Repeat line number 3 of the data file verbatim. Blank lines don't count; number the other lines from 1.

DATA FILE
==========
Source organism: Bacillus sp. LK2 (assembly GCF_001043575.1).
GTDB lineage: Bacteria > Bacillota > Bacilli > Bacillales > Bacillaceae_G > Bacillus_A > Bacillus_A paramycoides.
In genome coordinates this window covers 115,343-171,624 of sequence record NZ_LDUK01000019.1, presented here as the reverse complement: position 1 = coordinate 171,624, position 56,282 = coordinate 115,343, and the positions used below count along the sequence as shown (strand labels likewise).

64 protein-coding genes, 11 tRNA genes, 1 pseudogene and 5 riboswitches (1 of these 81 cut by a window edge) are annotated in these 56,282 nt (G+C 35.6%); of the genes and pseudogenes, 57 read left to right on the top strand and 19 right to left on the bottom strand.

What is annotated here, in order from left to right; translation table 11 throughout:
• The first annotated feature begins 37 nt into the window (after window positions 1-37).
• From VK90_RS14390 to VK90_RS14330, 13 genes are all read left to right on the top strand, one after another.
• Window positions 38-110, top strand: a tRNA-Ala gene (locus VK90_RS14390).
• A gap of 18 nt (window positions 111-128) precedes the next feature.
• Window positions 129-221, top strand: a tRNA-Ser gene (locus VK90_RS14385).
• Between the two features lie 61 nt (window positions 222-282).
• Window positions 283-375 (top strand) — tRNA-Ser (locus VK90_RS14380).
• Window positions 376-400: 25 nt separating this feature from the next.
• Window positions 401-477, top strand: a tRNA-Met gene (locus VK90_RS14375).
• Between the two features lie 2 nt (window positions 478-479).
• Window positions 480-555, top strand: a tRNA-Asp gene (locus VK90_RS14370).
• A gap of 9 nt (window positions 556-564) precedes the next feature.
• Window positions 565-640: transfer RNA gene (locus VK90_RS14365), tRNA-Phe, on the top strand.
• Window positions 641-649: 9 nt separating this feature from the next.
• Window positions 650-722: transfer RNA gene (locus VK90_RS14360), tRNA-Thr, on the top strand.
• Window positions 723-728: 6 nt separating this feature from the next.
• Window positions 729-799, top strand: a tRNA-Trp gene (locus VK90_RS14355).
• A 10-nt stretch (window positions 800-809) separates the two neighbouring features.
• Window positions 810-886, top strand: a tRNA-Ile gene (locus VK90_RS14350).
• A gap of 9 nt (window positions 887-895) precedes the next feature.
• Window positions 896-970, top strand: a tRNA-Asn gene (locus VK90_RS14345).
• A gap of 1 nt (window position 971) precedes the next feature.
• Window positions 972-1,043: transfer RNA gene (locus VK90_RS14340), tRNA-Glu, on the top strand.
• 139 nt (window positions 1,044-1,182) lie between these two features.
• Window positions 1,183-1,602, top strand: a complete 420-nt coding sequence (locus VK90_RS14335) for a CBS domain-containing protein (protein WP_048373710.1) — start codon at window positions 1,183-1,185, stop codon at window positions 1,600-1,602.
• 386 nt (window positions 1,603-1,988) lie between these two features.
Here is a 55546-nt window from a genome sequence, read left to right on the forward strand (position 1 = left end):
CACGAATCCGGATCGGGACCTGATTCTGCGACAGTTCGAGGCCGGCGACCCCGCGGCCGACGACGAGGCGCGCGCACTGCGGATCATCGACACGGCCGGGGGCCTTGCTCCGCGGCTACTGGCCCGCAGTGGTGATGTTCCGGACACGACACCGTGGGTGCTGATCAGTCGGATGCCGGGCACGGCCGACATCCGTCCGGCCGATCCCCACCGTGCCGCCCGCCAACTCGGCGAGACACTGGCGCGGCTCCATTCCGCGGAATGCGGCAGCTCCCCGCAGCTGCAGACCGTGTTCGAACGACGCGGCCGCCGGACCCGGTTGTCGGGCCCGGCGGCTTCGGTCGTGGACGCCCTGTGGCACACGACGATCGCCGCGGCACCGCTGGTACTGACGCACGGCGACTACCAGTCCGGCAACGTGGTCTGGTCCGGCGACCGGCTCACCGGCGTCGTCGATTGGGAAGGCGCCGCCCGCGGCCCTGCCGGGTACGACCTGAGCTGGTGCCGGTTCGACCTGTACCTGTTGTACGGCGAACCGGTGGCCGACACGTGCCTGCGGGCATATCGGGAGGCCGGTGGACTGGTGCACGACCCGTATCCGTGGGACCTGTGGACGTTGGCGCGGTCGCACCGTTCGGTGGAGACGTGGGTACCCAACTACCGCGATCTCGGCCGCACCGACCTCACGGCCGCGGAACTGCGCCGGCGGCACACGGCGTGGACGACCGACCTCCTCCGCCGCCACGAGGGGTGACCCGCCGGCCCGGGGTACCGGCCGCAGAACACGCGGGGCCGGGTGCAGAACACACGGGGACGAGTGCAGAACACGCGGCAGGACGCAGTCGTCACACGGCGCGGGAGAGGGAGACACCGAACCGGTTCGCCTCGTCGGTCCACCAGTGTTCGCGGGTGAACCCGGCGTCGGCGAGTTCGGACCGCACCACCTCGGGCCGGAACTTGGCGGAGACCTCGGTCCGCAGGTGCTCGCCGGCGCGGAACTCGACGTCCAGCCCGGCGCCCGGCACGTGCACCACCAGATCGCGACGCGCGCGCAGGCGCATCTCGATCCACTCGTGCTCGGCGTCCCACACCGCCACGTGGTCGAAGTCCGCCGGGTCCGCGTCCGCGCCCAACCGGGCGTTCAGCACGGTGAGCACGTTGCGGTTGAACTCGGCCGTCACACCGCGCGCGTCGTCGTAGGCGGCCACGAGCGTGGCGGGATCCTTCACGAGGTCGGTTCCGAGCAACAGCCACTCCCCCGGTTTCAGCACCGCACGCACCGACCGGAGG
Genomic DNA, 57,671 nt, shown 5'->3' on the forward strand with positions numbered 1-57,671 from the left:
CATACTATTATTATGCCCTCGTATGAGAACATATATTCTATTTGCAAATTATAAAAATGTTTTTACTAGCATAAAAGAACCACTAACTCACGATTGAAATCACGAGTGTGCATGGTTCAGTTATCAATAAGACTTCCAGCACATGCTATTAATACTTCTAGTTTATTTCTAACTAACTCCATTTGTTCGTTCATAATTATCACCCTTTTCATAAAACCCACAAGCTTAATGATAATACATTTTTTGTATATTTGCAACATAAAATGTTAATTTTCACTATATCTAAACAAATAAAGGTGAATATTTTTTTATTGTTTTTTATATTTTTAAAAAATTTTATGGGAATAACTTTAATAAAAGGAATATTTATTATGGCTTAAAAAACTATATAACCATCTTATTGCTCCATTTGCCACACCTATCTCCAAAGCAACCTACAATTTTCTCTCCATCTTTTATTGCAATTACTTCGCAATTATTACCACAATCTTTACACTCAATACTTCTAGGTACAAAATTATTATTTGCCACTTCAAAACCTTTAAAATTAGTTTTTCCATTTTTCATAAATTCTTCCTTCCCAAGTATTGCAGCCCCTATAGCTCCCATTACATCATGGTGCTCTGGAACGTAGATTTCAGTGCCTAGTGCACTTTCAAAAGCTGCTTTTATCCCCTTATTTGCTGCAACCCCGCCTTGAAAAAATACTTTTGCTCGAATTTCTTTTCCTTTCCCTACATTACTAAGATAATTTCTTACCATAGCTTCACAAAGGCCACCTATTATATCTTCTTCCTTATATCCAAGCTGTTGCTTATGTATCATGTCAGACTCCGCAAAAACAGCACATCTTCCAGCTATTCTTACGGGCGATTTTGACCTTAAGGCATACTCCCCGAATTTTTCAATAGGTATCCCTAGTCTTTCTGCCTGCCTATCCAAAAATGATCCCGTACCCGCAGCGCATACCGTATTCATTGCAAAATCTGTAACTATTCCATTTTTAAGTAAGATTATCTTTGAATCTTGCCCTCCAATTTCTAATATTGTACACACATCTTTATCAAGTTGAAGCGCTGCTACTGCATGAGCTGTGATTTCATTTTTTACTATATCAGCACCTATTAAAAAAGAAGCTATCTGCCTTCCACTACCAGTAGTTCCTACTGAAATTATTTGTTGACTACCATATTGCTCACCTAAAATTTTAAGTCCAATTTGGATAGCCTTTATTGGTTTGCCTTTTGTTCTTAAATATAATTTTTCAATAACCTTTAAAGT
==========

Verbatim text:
In genome coordinates this window covers 115,343-171,624 of sequence record NZ_LDUK01000019.1, presented here as the reverse complement: position 1 = coordinate 171,624, position 56,282 = coordinate 115,343, and the positions used below count along the sequence as shown (strand labels likewise).